Arts and Culture

The marvellous museum hidden in Cheetham Hill hosts a classic car show

Tucked away down Boyle Street, off Queens Road, is the Manchester Museum of Transport. With two large halls filled with the vehicles which transported Mancunians in times past, a trip down the nostalgia bus lane is guaranteed. 

On Sunday, dozens of classic car owners brought their automobiles of all ages to the museum, making an impressive and dense display of glistening chrome and perfectly polished paintwork.

Petrol heads delighted in seeing the cars their parents and grandparents drove decades ago. Perhaps Beryl, the immaculate sage green Ford Popular from 1958 evoked memories of drives down A-roads in one of the few new cars available after the war.

The Humber Hawk parked casually between a Mk. 1 Fiesta and Seat Ibiza, meanwhile, could have been driven by a village family doctor, or Inspector George Gently, perhaps. 

Those who grew up in the ‘70s and ‘80s, meanwhile, will surely have delighted at those attainable British sports cars, the MG MGB and the Triumph TR8. 

Or for those whose dad valued luxury over speed, there was a stunning 1983 Ford Escort, in the Ghia trim reserved for the badge-conscious. 

16 years later, the envy of the company car lot would have been the imposing Rover 800 — a Stirling Vitesse, no less — which combined luxury and speed. This you can see in those gorgeous Recaro seats, with supple leather and supportive bolstering, and the presence of twin airbags.

The driver’s airbag was memorably described by Jeremy Clarkson as a ‘large grey buttocks,’ but in the event of a crash I’d take a steering-wheel made of buttocks over bakelite any day.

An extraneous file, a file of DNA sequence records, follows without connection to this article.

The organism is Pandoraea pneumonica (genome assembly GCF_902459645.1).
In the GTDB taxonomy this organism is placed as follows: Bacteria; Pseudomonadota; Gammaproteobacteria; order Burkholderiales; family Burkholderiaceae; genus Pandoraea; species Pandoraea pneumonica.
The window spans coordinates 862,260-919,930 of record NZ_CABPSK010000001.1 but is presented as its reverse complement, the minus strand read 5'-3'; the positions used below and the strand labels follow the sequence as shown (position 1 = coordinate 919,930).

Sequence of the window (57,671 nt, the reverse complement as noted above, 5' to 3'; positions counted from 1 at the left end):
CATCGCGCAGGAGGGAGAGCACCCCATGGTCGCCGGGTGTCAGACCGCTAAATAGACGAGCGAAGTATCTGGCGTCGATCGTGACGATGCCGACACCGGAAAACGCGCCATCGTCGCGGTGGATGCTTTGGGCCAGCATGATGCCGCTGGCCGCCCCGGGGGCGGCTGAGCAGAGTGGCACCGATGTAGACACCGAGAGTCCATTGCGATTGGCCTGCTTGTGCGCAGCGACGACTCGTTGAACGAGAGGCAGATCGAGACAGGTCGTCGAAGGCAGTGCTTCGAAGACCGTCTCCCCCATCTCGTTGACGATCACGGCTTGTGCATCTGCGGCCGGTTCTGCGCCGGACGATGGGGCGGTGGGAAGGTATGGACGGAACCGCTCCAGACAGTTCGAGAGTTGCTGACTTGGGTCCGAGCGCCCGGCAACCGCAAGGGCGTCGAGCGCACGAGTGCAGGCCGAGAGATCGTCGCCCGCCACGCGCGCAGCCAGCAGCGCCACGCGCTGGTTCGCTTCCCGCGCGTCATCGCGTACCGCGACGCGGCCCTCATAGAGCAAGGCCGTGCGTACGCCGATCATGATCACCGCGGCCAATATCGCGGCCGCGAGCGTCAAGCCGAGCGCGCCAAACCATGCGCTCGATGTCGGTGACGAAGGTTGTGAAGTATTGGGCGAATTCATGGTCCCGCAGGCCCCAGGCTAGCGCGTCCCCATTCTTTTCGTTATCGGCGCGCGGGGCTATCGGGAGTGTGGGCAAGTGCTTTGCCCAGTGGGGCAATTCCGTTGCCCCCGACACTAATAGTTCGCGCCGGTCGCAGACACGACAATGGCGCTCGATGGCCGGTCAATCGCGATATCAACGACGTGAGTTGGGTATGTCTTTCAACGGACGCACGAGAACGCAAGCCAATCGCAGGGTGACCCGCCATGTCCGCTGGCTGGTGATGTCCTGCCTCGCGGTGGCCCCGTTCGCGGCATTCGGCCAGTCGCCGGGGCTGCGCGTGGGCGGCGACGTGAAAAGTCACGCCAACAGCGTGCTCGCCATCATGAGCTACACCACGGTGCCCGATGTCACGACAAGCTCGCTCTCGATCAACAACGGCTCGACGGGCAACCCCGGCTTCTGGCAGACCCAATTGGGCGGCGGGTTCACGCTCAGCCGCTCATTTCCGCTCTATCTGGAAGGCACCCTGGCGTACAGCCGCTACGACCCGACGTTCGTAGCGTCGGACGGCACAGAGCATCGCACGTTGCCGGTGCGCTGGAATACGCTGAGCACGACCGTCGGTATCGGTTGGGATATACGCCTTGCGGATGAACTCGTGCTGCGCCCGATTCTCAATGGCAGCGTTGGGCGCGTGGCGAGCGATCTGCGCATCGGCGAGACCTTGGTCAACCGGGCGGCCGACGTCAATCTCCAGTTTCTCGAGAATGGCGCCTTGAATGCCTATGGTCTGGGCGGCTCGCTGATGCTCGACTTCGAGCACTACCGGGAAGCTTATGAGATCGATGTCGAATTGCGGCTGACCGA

Although the cars were the stars on Sunday, really the Manchester Transport Museum is all about the buses. What a thrill it is to see a bus 60 years old, with route “59 Oldham” displayed — a service still familiar to Mancunian commuters today. 

Kelvin Platt is one of around 50 volunteers at the museum. Vice Chairman of the Greater Manchester Transport Society, the charity which runs the museum, Platt helps keep the vehicles of the museum roadworthy. 

Tucked away in a corner of the museum is the workshop, a cornucopia of oily parts, rust, and vehicles in various states of repair. Some are currently mere shells, skeletons bolted together like wire corsets. 

When access to the undercarriage is required, Platt makes his way into the pit, which in keeping with the nostalgia of the museum is tiled like an old public convenience.

“They were designed for ease of maintenance,” Platt said. The buses, that is, not the public conveniences.

Platt’s love of buses began when he and his family moved from north Wales to London.

“I hadn’t taken much notice of the buses before, but when we moved to south-east London I noticed how old fashioned some of the buses were. It was a novelty.

“Travelling to and from school, I soon found out that the older buses were quicker. You got on, the conductor rang the bell, and then collected the fairs.

“The new buses they were introducing, you had to queue to pay the driver, or use the turn-style, which nine times out of ten didn’t work.”

Platt would later move to Bury, where he was a secondary school teacher over three decades. Whilst maintaining this full-time role, he took on a weekend job which transported him to his teenage years.

“In 1997 I got the opportunity to work on the route 19 in London, with the Routemasters. I was their very last conductor on the very last night, as they phased the last Routemasters out.

“They said they wanted me to do it, as I’d done so much for the garage. Usually when I was down there, if something needed fixing, I knew how the Routemasters operated, so we could sort the problems out.”

Platt worked on the Routemasters every weekend until 2005. He explained the practicalities of his commute to this unusual second job:

“I’d teach in Bury five days a week, go [to London] early Saturday morning, and work on the 19s until the last one came back at 1:30 am in the morning.”